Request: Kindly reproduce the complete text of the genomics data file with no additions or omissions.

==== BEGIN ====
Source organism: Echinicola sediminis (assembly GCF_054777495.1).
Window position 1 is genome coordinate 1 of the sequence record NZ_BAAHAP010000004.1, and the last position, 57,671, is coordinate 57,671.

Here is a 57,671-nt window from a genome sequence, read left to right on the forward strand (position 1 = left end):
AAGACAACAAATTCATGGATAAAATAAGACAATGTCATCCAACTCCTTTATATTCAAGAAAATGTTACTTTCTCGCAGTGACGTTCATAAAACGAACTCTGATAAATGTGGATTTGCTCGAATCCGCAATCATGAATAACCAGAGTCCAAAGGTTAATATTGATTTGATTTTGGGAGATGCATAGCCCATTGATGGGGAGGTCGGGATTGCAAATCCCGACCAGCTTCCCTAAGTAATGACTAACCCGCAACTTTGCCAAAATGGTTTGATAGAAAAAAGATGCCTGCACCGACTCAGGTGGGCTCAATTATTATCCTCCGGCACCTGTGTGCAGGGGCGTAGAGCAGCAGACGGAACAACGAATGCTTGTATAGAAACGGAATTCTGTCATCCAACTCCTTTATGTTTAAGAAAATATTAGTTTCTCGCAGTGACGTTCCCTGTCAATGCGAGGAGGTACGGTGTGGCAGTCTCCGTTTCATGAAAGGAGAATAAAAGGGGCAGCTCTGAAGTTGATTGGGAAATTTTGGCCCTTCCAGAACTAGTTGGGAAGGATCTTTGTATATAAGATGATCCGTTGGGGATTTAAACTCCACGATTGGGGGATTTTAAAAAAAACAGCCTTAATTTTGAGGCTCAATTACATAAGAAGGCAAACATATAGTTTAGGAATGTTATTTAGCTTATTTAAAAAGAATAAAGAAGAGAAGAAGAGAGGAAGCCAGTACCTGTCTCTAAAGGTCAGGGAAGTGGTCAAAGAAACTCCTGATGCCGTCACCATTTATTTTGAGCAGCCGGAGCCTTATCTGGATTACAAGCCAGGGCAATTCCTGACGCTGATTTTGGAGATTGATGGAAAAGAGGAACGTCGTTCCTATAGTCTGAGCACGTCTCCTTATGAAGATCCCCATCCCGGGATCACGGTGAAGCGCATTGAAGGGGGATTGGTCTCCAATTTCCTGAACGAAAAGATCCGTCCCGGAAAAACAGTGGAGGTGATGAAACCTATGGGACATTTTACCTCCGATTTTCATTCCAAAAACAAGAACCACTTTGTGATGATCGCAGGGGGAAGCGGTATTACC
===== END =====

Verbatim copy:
Source organism: Echinicola sediminis (assembly GCF_054777495.1).
Window position 1 is genome coordinate 1 of the sequence record NZ_BAAHAP010000004.1, and the last position, 57,671, is coordinate 57,671.

Here is a 57,671-nt window from a genome sequence, read left to right on the forward strand (position 1 = left end):
AAGACAACAAATTCATGGATAAAATAAGACAATGTCATCCAACTCCTTTATATTCAAGAAAATGTTACTTTCTCGCAGTGACGTTCATAAAACGAACTCTGATAAATGTGGATTTGCTCGAATCCGCAATCATGAATAACCAGAGTCCAAAGGTTAATATTGATTTGATTTTGGGAGATGCATAGCCCATTGATGGGGAGGTCGGGATTGCAAATCCCGACCAGCTTCCCTAAGTAATGACTAACCCGCAACTTTGCCAAAATGGTTTGATAGAAAAAAGATGCCTGCACCGACTCAGGTGGGCTCAATTATTATCCTCCGGCACCTGTGTGCAGGGGCGTAGAGCAGCAGACGGAACAACGAATGCTTGTATAGAAACGGAATTCTGTCATCCAACTCCTTTATGTTTAAGAAAATATTAGTTTCTCGCAGTGACGTTCCCTGTCAATGCGAGGAGGTACGGTGTGGCAGTCTCCGTTTCATGAAAGGAGAATAAAAGGGGCAGCTCTGAAGTTGATTGGGAAATTTTGGCCCTTCCAGAACTAGTTGGGAAGGATCTTTGTATATAAGATGATCCGTTGGGGATTTAAACTCCACGATTGGGGGATTTTAAAAAAAACAGCCTTAATTTTGAGGCTCAATTACATAAGAAGGCAAACATATAGTTTAGGAATGTTATTTAGCTTATTTAAAAAGAATAAAGAAGAGAAGAAGAGAGGAAGCCAGTACCTGTCTCTAAAGGTCAGGGAAGTGGTCAAAGAAACTCCTGATGCCGTCACCATTTATTTTGAGCAGCCGGAGCCTTATCTGGATTACAAGCCAGGGCAATTCCTGACGCTGATTTTGGAGATTGATGGAAAAGAGGAACGTCGTTCCTATAGTCTGAGCACGTCTCCTTATGAAGATCCCCATCCCGGGATCACGGTGAAGCGCATTGAAGGGGGATTGGTCTCCAATTTCCTGAACGAAAAGATCCGTCCCGGAAAAACAGTGGAGGTGATGAAACCTATGGGACATTTTACCTCCGATTTTCATTCCAAAAACAAGAACCACTTTGTGATGATCGCAGGGGGAAGCGGTATTACC